To speak the name of the dead is to make them live again.
I killed an owl that night. It rose up from the roadkill it was picking at and hit my windscreen with a wet sound. I thought the glass was broken but it was only a mark like a sweaty hand, an owl essence spread across the screen.
We drove for miles and miles through yellowed fields, the yield lopped off to leave acres of buzz cut. The moon rose and the constant crosswind that had been with us all day dropped away and everything became calm. I stopped at a closed petrol station and the owner came out and granted me and the jerrycan enough fuel to carry on when I told him where we were headed. I drove a thousand kilometres that night. The children slept in the bed of the Bedford and I drove the back roads through rice fields lined with river gums, through a few states. Jack rabbits launched themselves bravely into the headlights. I filled the car with the jerry by a darkened weatherboard house on the side of the road, hoping the kids wouldn't wake up in the still.
Byron Bay: We woke in the morning by the town beach barbeques. Everyone else but us had been kicked out by the ranger. Maybe he'd taken pity on our WA number plate and the ancient van while he walked around thumping his fist on the roofs of all the other illegal campers. After that long day and night of driving, Byron embraced us with dripping trees, humid, silky air, adventitious roots, water dragons on the beach and athletic, tanned people doing yoga in the sunrise.
By eight am the beach was busy. A school of life savers in Speedos ran by as the three of us dipped our toes in the eastern seaboard for the first time. They stopped and insisted on having their photograph taken with us. (It's one of my more strange holiday pics.) The sand was light, golden crickets chanted and the waves were gentle and perfectly formed. It was a lovers' town, a Babylon, a parody of itself. The car park filled with people and by eleven, the luscious morning had broadened into a glare and the bearded dragons fled in disgust. A perfect bikinied Diaz walked up the beach carrying a surfboard on her scalp. The graffiti on the point she paddled out to said 'locals only'.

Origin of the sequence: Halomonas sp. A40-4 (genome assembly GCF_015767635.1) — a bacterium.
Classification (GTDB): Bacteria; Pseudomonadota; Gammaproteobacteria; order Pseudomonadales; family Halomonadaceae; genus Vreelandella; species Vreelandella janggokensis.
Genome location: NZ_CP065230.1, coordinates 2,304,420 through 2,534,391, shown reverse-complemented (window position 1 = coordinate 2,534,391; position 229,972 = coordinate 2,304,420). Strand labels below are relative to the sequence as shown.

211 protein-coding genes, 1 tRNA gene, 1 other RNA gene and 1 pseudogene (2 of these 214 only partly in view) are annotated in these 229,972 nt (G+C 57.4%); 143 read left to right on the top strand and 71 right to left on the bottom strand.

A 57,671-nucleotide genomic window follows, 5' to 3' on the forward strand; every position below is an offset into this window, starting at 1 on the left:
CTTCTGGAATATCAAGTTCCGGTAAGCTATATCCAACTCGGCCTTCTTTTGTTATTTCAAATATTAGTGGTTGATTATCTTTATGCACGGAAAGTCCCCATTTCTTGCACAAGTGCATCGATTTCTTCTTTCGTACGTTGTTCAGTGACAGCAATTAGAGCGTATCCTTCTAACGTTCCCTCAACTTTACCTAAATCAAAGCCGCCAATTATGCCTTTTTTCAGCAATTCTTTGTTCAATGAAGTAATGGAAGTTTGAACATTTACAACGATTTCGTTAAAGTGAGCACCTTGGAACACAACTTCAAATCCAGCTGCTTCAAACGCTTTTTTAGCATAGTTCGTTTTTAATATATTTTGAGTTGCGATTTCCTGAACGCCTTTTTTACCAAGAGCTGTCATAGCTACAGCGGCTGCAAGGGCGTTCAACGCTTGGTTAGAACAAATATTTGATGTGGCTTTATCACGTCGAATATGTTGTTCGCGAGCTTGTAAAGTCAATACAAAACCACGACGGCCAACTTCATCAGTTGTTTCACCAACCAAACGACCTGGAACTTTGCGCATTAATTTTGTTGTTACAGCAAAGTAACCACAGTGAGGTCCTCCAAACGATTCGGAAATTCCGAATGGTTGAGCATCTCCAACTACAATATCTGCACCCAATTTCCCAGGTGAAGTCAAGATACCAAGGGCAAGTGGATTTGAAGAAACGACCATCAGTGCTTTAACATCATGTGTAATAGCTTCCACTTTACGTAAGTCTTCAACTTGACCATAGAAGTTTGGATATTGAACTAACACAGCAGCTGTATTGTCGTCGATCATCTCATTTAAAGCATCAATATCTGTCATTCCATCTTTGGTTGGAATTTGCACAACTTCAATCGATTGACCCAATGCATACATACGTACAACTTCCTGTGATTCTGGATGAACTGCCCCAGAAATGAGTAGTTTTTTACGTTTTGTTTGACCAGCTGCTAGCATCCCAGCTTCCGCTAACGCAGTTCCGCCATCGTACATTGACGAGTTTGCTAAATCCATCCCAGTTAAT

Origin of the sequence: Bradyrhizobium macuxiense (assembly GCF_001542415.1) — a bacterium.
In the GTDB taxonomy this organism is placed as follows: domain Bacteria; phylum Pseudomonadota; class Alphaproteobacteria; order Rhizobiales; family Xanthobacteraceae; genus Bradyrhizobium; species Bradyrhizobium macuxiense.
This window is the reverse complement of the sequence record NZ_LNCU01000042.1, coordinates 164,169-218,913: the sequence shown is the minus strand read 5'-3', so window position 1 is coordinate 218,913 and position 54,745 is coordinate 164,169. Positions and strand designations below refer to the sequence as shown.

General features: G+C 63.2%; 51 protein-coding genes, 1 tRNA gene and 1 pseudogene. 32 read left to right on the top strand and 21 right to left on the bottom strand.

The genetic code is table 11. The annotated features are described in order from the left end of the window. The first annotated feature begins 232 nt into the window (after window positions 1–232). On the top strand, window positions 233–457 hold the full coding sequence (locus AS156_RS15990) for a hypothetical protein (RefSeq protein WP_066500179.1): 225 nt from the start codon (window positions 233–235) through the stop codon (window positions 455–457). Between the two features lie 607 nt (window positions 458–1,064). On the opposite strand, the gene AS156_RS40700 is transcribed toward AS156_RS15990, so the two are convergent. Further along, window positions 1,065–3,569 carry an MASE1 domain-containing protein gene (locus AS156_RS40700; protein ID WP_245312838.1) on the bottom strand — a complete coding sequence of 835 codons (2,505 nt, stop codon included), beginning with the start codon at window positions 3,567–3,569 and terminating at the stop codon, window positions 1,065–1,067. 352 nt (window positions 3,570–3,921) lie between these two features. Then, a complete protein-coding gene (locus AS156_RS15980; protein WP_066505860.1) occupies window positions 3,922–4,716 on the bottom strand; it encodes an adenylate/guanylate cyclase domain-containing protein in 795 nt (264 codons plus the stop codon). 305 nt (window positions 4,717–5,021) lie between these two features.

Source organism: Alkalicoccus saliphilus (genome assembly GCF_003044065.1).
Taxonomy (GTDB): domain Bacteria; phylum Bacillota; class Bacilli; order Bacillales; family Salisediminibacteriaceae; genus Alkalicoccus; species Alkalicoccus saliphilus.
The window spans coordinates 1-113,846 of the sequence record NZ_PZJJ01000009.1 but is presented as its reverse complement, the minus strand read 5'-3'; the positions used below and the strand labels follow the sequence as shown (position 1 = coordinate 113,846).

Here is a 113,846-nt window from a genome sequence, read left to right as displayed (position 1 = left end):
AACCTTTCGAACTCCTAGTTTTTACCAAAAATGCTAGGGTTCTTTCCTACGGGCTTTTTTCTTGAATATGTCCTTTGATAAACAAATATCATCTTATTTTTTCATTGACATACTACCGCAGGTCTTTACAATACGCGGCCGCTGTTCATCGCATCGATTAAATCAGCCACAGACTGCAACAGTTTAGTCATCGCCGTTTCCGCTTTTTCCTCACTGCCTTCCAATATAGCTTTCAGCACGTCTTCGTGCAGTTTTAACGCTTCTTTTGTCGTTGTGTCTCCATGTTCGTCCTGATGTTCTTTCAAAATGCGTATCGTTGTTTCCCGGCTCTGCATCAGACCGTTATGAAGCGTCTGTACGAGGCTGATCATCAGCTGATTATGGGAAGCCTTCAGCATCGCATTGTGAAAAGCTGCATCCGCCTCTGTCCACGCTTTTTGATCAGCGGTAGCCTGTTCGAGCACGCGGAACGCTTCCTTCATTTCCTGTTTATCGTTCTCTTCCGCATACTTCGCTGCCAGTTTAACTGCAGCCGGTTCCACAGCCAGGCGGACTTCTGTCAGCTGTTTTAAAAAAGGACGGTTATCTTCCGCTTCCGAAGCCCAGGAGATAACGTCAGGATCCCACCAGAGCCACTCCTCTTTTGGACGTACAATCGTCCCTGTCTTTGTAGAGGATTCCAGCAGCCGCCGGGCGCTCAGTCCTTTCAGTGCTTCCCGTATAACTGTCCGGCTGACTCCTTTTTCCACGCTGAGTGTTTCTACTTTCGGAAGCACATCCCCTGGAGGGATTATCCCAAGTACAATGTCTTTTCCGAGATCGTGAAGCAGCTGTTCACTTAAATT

The locals all go to Brunswick Heads to swim. The streets in Byron teemed with trudging folk, blank faced but looking around. Shop keepers were jaded, tired of smiling, of dealing with the mess of humanity. People didn't seem to know or care about each other. It's just after New Years Eve, I kept reminding myself. The mangroves and lush rainforests and turquoise waters and lithe pythons ... this old hippy/mill/whaling town groaned under the weight of sea changer expectations: crowds and money and real estate. Anyone could buy surfboards, sunglasses, board shorts or towels but try finding a litre of milk or a loaf of bread or a moment of peace in the main street.
On the way to the police station we were caught in a gridlock of January holiday traffic. At the counter, on saying why we'd driven across the continent, I was met with a blank look. The policeman who was there the day he died had been recently transferred to Sydney. And anyway, the harried officer told me, you'd be best off heading for Mullumbimby. There was no police station in Mulli but somebody there might remember what happened.